The Incredible Hulk was released a little over a month after Sega’s first Marvel Cinematic Universe title, Iron Man, to coincide with the film of the same name. The game can be best described as a sort of follow up to Sierra’s 2005 well received Incredible Hulk: Ultimate Destruction (PS2/GC/Xbox).

The title loosely follows the plot of the film with Dr. Bruce Banner (lazily portrayed by Edward Norton) trying to cure himself of his alter ego, the Incredible Hulk. Out to capture him is the US army led by General Thaddeus “Thunderbolt” Ross and Emil Blonsky, who you later face as his alter ego the Abomination. To expand the plot of the film, the game also included subplots not featured in the movie, featuring Rick Jones and villains such as Bi-Beast, the U-Foe’s and the Enclave.

For those unfamiliar with Ultimate Destruction, the Incredible Hulk is an open world sandbox game where as the Hulk, the player is free to roam New York City and pretty much do (or should I say, SMASH) whatever they please. Outside of the story missions, you can scour the landscape for collectibles, smash famous landmarks like the empire state building, and complete side missions such as creating a certain amount of destruction in a set period of time, racing and even taxiing whole taxi’s.

The Incredible Hulk is one of the best releases in Sega’s partnership with Marvel, one can only assume that the developer just used the template set down by Ultimate Destruction, and there’s absolutely nothing wrong with that. There are a few things holding it back from being truly memorable, however. The missions themselves are rather repetitive, boiling down to one of four types, break, smash, transport and protect. The city itself is pretty barren and lifeless as well (I know New York has a lot of cabs, but that can’t be all EVERYONE drives). The voice acting is pretty solid, and has all of the cast from the film (with the exception of Lou Ferrigno as the voice of the Jade Giant). The large exception coming from Edward Norton who sounds like he’s reading his lines directly from the page. I’m thinking they recorded the voices after he found out he wasn’t going to be in the Avengers.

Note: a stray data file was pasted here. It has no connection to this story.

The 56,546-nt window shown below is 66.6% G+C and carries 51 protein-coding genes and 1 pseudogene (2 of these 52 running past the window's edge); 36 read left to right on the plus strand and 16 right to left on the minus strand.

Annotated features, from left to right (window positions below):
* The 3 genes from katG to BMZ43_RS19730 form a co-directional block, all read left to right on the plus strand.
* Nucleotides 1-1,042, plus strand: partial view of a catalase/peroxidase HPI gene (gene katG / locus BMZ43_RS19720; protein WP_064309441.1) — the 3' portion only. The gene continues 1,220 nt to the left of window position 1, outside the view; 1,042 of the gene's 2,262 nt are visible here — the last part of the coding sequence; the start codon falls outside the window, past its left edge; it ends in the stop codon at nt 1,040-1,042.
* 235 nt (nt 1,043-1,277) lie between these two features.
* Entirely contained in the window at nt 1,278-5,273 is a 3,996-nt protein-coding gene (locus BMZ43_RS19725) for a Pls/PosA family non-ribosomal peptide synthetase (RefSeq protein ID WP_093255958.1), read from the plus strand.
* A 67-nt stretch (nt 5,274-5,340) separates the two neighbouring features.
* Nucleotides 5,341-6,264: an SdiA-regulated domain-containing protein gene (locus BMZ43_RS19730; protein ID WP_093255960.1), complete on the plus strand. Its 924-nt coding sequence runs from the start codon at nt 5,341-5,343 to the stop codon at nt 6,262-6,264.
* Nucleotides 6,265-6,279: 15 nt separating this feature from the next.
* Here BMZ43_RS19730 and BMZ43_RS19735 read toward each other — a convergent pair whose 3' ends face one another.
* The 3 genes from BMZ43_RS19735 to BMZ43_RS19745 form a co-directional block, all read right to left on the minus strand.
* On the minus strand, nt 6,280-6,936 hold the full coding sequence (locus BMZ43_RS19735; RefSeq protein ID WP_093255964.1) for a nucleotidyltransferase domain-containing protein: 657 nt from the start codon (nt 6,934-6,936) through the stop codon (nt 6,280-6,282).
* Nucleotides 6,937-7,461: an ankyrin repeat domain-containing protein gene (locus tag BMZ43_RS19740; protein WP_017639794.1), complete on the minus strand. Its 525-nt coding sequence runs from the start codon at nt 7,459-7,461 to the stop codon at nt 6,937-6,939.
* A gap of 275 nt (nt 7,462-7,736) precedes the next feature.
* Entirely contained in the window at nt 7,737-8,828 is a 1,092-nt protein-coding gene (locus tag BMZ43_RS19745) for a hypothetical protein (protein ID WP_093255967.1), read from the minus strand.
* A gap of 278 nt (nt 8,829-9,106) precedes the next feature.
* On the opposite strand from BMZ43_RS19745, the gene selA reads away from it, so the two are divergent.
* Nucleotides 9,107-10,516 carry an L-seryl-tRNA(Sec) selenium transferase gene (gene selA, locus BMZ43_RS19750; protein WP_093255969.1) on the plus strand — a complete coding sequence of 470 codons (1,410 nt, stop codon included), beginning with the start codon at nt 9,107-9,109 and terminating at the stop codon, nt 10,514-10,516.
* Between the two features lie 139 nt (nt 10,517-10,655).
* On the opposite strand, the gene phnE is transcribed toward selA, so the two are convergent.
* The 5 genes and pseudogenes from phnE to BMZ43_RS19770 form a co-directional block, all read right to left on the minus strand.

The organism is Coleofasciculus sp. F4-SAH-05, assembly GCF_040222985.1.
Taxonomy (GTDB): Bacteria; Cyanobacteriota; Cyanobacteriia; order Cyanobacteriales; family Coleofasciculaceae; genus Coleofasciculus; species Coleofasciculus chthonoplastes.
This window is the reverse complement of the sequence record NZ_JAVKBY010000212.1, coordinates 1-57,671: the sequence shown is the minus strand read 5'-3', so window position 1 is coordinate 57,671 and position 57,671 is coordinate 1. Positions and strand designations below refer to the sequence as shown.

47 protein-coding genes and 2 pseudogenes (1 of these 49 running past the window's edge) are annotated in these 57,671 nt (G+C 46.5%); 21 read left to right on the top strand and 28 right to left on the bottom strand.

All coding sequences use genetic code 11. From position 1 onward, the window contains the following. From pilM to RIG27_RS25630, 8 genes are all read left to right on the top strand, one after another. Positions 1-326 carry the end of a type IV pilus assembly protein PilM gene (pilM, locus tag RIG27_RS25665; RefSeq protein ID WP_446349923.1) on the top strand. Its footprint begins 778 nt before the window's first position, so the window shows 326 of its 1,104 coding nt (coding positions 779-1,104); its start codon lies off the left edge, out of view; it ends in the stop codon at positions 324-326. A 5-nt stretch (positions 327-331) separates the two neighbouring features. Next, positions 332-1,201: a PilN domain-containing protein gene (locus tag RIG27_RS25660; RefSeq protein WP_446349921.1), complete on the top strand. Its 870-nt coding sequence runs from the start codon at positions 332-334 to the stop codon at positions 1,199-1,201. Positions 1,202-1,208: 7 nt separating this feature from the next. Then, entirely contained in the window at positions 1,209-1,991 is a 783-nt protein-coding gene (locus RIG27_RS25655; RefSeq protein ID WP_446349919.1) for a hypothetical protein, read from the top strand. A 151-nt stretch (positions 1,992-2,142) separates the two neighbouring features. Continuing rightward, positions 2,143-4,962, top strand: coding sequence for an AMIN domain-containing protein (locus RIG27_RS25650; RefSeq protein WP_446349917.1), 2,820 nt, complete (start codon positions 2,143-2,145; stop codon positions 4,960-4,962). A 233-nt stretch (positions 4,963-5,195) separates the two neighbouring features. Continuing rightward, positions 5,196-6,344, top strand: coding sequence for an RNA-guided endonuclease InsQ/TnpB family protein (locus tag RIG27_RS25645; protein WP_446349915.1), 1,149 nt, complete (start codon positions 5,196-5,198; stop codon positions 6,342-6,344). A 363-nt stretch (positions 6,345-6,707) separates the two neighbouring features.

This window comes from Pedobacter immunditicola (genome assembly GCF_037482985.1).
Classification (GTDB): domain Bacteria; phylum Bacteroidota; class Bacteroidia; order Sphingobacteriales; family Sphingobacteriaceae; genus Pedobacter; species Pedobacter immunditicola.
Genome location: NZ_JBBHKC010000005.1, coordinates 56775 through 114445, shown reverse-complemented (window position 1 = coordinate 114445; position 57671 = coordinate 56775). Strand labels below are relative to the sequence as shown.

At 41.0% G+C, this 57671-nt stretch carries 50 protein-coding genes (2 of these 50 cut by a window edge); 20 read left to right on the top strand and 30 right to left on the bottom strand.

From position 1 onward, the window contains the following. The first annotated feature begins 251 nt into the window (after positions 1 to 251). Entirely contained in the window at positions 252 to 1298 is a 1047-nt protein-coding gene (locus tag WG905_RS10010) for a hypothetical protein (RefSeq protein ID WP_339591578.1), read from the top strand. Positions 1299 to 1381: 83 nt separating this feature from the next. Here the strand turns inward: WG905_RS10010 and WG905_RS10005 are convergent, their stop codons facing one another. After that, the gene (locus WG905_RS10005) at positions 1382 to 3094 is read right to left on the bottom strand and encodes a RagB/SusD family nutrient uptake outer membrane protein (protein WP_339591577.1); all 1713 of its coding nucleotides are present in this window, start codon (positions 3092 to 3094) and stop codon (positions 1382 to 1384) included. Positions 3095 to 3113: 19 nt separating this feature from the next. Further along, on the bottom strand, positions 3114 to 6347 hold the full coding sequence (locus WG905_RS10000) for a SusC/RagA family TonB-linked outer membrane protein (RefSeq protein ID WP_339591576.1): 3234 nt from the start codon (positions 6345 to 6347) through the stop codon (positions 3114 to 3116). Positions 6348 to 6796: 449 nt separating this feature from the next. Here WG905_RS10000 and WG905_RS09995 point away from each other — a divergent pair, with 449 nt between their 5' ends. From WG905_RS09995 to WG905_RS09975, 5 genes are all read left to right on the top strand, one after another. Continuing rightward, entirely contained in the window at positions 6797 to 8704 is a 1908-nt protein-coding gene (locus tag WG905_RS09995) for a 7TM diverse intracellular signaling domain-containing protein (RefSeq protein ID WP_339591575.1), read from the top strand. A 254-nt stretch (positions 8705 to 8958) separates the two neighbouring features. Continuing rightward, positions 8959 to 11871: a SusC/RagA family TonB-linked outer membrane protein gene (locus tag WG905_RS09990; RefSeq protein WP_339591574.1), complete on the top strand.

The game also has a few technical issues I encountered during my time with it. On countless occasions the game would freeze and the only way to correct the problem was to turn off my Xbox 360, losing progress within whatever mission I was doing. The other problem was the loading of the world itself. After a large jump, the city would load as I was falling or traveling, transforming from a bland texture-less environment to the fully realized world as the game was being played.

As far a movie tie-in’s go, the Incredible Hulk is one of the best. Sure, it may be a little repetitive and have a few bugs, but it’s definitely worth a playthrough for fans of either the film or the character.



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